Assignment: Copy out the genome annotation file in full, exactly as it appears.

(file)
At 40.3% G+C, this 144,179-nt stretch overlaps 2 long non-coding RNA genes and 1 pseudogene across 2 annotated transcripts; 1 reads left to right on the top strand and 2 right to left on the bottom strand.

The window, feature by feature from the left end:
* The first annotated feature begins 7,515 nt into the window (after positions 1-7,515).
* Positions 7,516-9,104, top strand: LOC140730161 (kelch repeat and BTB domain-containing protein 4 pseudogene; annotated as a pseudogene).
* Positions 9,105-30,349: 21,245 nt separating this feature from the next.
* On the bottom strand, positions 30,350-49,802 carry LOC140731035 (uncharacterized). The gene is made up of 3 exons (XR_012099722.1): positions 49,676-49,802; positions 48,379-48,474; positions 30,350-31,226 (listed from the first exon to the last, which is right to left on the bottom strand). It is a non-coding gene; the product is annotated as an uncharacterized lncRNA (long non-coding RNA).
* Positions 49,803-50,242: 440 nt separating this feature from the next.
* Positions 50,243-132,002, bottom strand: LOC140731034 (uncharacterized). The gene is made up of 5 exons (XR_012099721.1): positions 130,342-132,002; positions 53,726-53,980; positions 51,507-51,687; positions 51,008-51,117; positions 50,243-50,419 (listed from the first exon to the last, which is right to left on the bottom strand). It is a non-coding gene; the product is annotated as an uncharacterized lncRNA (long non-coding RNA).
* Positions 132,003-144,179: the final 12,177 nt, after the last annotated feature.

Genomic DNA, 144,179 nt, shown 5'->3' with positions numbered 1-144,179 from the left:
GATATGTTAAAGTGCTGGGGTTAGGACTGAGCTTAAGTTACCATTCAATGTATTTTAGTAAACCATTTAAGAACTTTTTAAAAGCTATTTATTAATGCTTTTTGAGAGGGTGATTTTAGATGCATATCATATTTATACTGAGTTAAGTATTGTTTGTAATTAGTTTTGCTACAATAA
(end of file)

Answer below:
At 40.3% G+C, this 144,179-nt stretch overlaps 2 long non-coding RNA genes and 1 pseudogene across 2 annotated transcripts; 1 reads left to right on the top strand and 2 right to left on the bottom strand.

The window, feature by feature from the left end:
* The first annotated feature begins 7,515 nt into the window (after positions 1-7,515).
* Positions 7,516-9,104, top strand: LOC140730161 (kelch repeat and BTB domain-containing protein 4 pseudogene; annotated as a pseudogene).
* Positions 9,105-30,349: 21,245 nt separating this feature from the next.
* On the bottom strand, positions 30,350-49,802 carry LOC140731035 (uncharacterized). The gene is made up of 3 exons (XR_012099722.1): positions 49,676-49,802; positions 48,379-48,474; positions 30,350-31,226 (listed from the first exon to the last, which is right to left on the bottom strand). It is a non-coding gene; the product is annotated as an uncharacterized lncRNA (long non-coding RNA).
* Positions 49,803-50,242: 440 nt separating this feature from the next.
* Positions 50,243-132,002, bottom strand: LOC140731034 (uncharacterized). The gene is made up of 5 exons (XR_012099721.1): positions 130,342-132,002; positions 53,726-53,980; positions 51,507-51,687; positions 51,008-51,117; positions 50,243-50,419 (listed from the first exon to the last, which is right to left on the bottom strand). It is a non-coding gene; the product is annotated as an uncharacterized lncRNA (long non-coding RNA).
* Positions 132,003-144,179: the final 12,177 nt, after the last annotated feature.

Genomic DNA, 144,179 nt, shown 5'->3' with positions numbered 1-144,179 from the left:
GATATGTTAAAGTGCTGGGGTTAGGACTGAGCTTAAGTTACCATTCAATGTATTTTAGTAAACCATTTAAGAACTTTTTAAAAGCTATTTATTAATGCTTTTTGAGAGGGTGATTTTAGATGCATATCATATTTATACTGAGTTAAGTATTGTTTGTAATTAGTTTTGCTACAATAA